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Liverwort (Marchantia polymorpha) do not have true leaves, instead they have thalli (thallus in singular form).

Liverwort (Marchantia polymorpha)

Liverwort thalli form a dense mat over the container surface.  Thalli overlap each other, which sometimes resembles shingles on a roof.  

Liverwort (Marchantia polymorpha)

Liverwort (Marchantia polymorpha) thalli

Liverwort thalli are covered with gemmae cups and pores, as seen below (you may need to click on the image to see a larger version).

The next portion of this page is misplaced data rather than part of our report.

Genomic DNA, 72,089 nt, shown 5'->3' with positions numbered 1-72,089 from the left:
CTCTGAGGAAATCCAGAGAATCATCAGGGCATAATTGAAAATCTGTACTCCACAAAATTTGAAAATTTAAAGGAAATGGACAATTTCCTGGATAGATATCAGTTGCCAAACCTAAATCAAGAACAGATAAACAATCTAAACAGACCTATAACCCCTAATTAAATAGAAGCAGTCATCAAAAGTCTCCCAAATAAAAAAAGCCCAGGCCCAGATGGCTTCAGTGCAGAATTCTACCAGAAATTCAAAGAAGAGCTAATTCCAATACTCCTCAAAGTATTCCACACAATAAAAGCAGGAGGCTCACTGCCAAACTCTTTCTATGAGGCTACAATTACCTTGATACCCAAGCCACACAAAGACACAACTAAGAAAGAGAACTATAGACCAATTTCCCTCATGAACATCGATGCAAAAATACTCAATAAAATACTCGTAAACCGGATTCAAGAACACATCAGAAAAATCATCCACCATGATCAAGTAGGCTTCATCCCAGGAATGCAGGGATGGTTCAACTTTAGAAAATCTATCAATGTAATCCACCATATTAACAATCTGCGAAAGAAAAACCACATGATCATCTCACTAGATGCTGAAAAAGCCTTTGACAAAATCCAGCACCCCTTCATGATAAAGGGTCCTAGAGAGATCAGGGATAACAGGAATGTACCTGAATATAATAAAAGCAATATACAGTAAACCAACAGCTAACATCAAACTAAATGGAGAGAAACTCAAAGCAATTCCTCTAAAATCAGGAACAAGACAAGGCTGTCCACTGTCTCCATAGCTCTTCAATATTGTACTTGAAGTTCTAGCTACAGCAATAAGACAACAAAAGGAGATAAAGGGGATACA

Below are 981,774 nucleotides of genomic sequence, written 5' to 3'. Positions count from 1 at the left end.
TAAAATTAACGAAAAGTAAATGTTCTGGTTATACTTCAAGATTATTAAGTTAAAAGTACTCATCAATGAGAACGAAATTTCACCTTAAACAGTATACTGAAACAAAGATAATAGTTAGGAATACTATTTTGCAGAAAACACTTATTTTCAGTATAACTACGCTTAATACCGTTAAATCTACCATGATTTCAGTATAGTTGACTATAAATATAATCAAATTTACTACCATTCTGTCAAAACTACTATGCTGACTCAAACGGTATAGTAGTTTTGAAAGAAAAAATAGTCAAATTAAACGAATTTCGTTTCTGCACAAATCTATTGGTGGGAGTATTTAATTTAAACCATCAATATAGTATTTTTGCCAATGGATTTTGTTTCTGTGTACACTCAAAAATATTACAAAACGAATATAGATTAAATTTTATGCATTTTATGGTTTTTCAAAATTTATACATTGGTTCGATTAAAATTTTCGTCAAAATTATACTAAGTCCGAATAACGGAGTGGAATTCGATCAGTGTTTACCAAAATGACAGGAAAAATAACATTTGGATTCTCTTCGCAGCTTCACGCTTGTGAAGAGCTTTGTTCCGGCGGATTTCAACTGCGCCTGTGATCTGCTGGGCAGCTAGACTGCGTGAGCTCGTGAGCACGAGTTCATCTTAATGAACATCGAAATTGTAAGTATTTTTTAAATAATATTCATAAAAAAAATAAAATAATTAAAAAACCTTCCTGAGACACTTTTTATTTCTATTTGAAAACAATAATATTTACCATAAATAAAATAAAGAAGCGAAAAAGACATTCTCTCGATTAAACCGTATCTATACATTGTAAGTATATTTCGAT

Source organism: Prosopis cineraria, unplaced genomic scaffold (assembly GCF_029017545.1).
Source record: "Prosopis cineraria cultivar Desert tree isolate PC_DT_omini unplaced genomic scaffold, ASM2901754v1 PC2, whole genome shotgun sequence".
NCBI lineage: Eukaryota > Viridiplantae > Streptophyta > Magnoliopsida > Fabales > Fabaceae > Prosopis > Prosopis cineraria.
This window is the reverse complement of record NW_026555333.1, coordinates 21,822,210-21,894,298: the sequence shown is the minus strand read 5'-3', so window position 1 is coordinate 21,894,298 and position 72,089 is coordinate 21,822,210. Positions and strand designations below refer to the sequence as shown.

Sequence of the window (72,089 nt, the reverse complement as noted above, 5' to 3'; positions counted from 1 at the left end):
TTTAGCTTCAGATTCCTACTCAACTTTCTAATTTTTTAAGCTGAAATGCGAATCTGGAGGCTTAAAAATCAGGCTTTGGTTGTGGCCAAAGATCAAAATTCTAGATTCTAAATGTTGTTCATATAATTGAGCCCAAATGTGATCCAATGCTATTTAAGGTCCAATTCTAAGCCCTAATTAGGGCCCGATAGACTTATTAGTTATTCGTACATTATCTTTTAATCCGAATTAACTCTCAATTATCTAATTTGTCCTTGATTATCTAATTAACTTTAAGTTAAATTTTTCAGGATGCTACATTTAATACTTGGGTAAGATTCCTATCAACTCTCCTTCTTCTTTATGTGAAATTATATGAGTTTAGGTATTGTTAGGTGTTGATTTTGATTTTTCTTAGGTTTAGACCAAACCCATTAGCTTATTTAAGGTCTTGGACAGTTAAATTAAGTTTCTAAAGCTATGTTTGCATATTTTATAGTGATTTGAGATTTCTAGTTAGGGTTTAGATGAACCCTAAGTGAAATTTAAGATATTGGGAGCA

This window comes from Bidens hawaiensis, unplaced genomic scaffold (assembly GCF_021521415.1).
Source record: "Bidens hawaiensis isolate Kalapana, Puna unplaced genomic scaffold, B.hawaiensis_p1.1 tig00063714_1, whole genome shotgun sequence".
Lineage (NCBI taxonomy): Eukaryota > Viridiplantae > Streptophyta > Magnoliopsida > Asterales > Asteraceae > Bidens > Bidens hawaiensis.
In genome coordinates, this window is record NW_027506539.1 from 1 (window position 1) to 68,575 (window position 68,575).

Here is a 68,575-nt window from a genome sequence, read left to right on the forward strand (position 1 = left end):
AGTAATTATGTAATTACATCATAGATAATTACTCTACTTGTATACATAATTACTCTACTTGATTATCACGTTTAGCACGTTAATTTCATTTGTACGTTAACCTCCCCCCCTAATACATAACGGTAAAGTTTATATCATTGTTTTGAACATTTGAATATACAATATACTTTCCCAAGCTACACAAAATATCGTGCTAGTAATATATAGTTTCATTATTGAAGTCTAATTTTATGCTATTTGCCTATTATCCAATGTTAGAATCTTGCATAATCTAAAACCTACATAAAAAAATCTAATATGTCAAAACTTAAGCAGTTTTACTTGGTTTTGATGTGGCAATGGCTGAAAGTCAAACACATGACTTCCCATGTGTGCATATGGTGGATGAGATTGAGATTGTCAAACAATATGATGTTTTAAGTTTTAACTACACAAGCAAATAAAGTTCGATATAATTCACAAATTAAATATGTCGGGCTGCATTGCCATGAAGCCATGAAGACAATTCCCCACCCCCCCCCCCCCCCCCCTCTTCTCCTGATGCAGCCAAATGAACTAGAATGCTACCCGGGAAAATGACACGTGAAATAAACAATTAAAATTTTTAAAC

The pores are the very small holes (look like pin holes) all along the surface  of the thallus.  There are too many to count in the image below.

Gemmae cups are the large bowl-shaped objects.  Gemmae cups contain small asexual propagules that will splash when hit with irrigation or rain drops.  Sven Svenson (Oregon State University) determined that the propagules can splash up to a distance of 18 inches when hit with irrigation or rain water.  The small propagules will form another plant if it lands in a suitable environment.  This is one of the primary mechanisms by which liverwort spread.


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